Astronomy Picture of the Day

Discover the cosmos! Each day a different image or photograph of our fascinating universe is featured, along with a brief explanation written by a professional astronomer.

2013 June 10
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The Large Magellanic Cloud in Ultraviolet
Image Credit: UV: NASA, Swift, S. Immler (Goddard) & M. Siegel (Penn State); Optical: Axel Mellinger (CMU)

Explanation: Where are the hottest stars in the nearest galaxies? To help find out, NASA commissioned its Earth-orbiting Swift satellite to compile a multi-image mosaic of the neighboring Large Magellanic Cloud (LMC) galaxy in ultraviolet light. The above image shows where recently formed stars occur in the LMC, as the most massive of these young stars shine brightly in blue and ultraviolet. In contrast, visible in an image roll-over, a more familiar view of the LMC in visible light better highlights older stars. On the upper left is one of the largest star forming regions known in the entire Local Group of galaxies: the Tarantula Nebula. The Large Magellanic Cloud and its smaller companion the Small Magellanic Cloud are easily visible with the unaided eye to sky enthusiasts with a view of the southern sky. Detailed inspection of the above image is allowing a better galaxy-comprehensive picture for how star formation occurs.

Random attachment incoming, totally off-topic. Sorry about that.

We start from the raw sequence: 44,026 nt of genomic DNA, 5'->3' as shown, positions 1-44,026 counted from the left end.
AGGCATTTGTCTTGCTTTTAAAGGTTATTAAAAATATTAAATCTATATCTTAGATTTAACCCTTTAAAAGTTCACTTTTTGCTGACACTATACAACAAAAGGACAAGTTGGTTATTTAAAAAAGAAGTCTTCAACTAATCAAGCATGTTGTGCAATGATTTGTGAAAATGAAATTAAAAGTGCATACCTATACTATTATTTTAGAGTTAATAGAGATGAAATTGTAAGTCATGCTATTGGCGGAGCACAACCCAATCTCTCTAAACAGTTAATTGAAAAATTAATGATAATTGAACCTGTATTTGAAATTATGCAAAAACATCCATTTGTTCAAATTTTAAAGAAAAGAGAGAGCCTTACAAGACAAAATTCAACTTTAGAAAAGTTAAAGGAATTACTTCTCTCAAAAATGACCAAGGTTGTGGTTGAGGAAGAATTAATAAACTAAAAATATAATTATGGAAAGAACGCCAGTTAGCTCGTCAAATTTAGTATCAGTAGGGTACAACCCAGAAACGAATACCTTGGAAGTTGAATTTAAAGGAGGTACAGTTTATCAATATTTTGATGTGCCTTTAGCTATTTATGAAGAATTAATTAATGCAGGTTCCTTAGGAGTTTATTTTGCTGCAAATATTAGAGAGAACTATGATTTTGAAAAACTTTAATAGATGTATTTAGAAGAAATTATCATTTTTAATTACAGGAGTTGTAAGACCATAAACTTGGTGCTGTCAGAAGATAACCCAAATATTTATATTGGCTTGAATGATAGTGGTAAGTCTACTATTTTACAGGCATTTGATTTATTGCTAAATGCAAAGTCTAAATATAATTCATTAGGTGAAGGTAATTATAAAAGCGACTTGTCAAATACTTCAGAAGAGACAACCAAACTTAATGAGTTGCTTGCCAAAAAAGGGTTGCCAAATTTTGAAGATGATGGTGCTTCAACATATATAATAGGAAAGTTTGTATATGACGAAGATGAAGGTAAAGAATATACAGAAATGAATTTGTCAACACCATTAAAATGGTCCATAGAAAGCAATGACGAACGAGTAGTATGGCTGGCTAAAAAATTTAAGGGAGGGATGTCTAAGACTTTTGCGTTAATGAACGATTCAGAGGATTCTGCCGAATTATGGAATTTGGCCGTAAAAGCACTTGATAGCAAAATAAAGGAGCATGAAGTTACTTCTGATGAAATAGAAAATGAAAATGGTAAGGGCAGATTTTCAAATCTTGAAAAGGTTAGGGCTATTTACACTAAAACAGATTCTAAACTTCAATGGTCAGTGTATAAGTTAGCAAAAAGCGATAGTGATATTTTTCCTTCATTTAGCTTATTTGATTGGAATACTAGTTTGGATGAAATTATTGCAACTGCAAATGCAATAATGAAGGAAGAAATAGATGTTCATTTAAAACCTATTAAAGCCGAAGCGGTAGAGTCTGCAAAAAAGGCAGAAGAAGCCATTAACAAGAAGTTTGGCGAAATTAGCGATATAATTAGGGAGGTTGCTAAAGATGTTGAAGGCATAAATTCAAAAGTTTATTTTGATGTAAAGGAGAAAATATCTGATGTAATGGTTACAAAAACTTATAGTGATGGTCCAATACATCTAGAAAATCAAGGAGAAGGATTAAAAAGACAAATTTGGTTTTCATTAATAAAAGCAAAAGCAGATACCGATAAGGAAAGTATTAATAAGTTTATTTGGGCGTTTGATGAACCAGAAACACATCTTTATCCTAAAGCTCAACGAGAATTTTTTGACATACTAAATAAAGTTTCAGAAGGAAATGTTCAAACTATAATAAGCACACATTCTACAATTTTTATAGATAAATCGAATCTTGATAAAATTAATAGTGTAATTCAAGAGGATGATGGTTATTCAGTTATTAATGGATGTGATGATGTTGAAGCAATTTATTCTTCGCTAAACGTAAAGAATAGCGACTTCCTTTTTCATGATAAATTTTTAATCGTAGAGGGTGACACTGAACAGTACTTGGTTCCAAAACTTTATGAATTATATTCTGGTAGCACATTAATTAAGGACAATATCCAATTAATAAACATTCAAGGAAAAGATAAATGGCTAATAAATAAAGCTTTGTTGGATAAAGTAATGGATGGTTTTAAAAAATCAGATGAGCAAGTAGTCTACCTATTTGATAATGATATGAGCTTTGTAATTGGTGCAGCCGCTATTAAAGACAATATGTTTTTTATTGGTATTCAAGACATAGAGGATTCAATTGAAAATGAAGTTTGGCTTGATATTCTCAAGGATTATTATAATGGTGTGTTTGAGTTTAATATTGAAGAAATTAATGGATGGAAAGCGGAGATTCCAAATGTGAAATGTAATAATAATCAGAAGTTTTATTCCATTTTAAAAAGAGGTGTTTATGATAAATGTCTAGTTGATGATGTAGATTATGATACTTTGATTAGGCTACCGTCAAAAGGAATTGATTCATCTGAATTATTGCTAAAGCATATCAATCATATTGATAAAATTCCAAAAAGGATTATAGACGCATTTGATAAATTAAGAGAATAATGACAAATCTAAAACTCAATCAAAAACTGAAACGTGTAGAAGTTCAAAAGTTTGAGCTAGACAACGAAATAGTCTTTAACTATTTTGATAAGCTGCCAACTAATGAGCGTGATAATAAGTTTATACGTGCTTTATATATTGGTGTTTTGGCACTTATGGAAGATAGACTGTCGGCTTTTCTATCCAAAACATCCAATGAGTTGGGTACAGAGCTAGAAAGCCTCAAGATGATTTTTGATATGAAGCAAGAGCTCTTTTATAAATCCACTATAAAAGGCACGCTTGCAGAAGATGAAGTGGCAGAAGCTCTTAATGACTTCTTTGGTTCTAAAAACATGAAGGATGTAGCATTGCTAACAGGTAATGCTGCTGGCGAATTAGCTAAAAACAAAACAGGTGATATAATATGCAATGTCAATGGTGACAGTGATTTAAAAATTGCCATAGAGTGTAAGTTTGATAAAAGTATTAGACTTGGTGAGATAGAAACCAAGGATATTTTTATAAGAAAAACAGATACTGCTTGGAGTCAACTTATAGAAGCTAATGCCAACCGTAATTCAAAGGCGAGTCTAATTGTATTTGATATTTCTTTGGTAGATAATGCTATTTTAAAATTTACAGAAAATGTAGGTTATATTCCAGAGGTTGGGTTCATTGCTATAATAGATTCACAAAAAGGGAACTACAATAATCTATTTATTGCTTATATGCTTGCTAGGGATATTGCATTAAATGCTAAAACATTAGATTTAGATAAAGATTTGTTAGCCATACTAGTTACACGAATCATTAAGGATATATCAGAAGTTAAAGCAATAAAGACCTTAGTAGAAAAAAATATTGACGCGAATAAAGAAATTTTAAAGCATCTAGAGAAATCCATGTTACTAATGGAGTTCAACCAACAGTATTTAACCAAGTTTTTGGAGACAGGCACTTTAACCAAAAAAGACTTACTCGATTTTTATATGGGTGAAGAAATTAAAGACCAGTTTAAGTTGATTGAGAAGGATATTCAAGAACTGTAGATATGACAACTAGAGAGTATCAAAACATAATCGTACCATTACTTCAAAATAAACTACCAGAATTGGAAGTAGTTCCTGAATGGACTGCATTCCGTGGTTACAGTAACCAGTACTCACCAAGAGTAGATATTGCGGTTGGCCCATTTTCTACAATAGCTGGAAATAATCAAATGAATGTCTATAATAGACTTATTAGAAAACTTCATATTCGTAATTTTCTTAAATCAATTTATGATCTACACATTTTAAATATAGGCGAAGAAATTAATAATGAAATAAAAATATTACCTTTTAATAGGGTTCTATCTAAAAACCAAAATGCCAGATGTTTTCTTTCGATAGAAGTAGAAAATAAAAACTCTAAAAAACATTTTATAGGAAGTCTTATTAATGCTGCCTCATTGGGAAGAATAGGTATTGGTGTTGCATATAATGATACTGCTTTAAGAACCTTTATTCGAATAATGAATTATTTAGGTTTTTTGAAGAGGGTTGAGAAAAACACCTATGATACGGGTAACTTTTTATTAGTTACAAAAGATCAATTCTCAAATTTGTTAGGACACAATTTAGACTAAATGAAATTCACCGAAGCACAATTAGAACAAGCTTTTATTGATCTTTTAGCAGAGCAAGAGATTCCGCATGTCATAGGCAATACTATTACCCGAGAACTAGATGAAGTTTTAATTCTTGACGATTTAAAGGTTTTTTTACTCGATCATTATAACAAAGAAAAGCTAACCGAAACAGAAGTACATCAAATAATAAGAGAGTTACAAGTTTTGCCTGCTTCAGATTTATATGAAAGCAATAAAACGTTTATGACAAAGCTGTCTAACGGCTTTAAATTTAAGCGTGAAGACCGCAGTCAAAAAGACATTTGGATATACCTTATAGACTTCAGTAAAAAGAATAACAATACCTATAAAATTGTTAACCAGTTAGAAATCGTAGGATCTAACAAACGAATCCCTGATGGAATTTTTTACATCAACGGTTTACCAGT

Tomorrow's picture: carbon complex

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